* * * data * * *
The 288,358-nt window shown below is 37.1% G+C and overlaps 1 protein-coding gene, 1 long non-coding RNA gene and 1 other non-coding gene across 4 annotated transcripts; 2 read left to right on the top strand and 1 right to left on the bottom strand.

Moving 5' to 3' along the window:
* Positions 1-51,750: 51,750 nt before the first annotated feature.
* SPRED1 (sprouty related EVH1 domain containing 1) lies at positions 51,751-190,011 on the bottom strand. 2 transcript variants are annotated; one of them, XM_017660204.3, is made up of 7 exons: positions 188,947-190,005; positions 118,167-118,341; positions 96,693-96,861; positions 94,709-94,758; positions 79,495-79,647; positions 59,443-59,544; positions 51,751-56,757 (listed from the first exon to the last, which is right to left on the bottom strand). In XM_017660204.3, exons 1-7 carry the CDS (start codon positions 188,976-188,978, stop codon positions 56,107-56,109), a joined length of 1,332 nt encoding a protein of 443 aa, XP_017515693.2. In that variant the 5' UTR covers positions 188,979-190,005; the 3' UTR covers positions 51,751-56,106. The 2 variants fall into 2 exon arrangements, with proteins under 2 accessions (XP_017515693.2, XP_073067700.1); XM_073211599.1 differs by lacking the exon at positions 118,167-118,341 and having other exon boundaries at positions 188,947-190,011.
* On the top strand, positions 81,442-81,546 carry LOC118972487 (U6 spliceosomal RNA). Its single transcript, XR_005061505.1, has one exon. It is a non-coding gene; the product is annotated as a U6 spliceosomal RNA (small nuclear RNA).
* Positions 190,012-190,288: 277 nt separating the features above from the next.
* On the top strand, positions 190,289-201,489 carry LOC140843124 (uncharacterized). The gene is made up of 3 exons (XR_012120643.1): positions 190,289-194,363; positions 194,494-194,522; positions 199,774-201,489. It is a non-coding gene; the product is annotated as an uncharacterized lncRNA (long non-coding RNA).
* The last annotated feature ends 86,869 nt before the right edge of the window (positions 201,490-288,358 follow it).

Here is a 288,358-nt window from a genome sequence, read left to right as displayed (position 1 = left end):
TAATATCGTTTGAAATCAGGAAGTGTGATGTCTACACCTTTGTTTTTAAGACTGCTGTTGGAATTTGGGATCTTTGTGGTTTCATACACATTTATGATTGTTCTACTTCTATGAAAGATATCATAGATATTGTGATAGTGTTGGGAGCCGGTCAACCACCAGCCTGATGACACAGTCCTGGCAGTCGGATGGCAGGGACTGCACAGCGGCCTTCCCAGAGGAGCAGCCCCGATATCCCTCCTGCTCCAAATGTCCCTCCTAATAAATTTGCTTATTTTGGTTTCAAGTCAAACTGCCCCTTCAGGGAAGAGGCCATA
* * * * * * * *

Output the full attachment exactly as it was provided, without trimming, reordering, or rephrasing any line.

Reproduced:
The 288,358-nt window shown below is 37.1% G+C and overlaps 1 protein-coding gene, 1 long non-coding RNA gene and 1 other non-coding gene across 4 annotated transcripts; 2 read left to right on the top strand and 1 right to left on the bottom strand.

Moving 5' to 3' along the window:
* Positions 1-51,750: 51,750 nt before the first annotated feature.
* SPRED1 (sprouty related EVH1 domain containing 1) lies at positions 51,751-190,011 on the bottom strand. 2 transcript variants are annotated; one of them, XM_017660204.3, is made up of 7 exons: positions 188,947-190,005; positions 118,167-118,341; positions 96,693-96,861; positions 94,709-94,758; positions 79,495-79,647; positions 59,443-59,544; positions 51,751-56,757 (listed from the first exon to the last, which is right to left on the bottom strand). In XM_017660204.3, exons 1-7 carry the CDS (start codon positions 188,976-188,978, stop codon positions 56,107-56,109), a joined length of 1,332 nt encoding a protein of 443 aa, XP_017515693.2. In that variant the 5' UTR covers positions 188,979-190,005; the 3' UTR covers positions 51,751-56,106. The 2 variants fall into 2 exon arrangements, with proteins under 2 accessions (XP_017515693.2, XP_073067700.1); XM_073211599.1 differs by lacking the exon at positions 118,167-118,341 and having other exon boundaries at positions 188,947-190,011.
* On the top strand, positions 81,442-81,546 carry LOC118972487 (U6 spliceosomal RNA). Its single transcript, XR_005061505.1, has one exon. It is a non-coding gene; the product is annotated as a U6 spliceosomal RNA (small nuclear RNA).
* Positions 190,012-190,288: 277 nt separating the features above from the next.
* On the top strand, positions 190,289-201,489 carry LOC140843124 (uncharacterized). The gene is made up of 3 exons (XR_012120643.1): positions 190,289-194,363; positions 194,494-194,522; positions 199,774-201,489. It is a non-coding gene; the product is annotated as an uncharacterized lncRNA (long non-coding RNA).
* The last annotated feature ends 86,869 nt before the right edge of the window (positions 201,490-288,358 follow it).

Here is a 288,358-nt window from a genome sequence, read left to right as displayed (position 1 = left end):
TAATATCGTTTGAAATCAGGAAGTGTGATGTCTACACCTTTGTTTTTAAGACTGCTGTTGGAATTTGGGATCTTTGTGGTTTCATACACATTTATGATTGTTCTACTTCTATGAAAGATATCATAGATATTGTGATAGTGTTGGGAGCCGGTCAACCACCAGCCTGATGACACAGTCCTGGCAGTCGGATGGCAGGGACTGCACAGCGGCCTTCCCAGAGGAGCAGCCCCGATATCCCTCCTGCTCCAAATGTCCCTCCTAATAAATTTGCTTATTTTGGTTTCAAGTCAAACTGCCCCTTCAGGGAAGAGGCCATA